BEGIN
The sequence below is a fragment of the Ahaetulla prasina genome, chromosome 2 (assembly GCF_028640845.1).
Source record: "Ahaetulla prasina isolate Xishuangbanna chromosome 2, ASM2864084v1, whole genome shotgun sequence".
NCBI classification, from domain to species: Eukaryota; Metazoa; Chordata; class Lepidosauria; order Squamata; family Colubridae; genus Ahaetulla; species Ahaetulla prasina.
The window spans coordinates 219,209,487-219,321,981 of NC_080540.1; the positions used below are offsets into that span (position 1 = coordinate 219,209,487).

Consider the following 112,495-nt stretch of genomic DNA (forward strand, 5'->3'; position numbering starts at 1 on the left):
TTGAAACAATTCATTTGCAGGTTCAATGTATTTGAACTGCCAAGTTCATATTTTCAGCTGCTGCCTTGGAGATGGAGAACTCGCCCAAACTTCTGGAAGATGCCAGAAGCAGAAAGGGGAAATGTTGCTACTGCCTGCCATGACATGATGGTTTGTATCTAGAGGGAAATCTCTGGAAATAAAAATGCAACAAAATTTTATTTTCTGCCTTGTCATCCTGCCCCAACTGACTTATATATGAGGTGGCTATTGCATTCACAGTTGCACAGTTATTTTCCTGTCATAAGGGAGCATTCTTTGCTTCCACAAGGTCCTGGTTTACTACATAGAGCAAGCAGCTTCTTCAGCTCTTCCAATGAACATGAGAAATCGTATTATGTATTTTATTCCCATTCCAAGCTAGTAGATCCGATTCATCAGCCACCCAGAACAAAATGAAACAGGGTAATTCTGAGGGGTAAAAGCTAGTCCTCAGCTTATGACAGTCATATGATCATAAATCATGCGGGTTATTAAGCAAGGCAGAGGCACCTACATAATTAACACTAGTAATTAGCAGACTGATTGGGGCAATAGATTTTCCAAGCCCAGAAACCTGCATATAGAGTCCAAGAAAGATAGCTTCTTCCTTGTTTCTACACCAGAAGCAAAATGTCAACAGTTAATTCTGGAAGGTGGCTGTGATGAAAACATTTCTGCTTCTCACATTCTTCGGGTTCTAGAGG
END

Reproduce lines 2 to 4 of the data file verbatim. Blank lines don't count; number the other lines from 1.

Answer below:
Source record: "Ahaetulla prasina isolate Xishuangbanna chromosome 2, ASM2864084v1, whole genome shotgun sequence".
NCBI classification, from domain to species: Eukaryota; Metazoa; Chordata; class Lepidosauria; order Squamata; family Colubridae; genus Ahaetulla; species Ahaetulla prasina.
The window spans coordinates 219,209,487-219,321,981 of NC_080540.1; the positions used below are offsets into that span (position 1 = coordinate 219,209,487).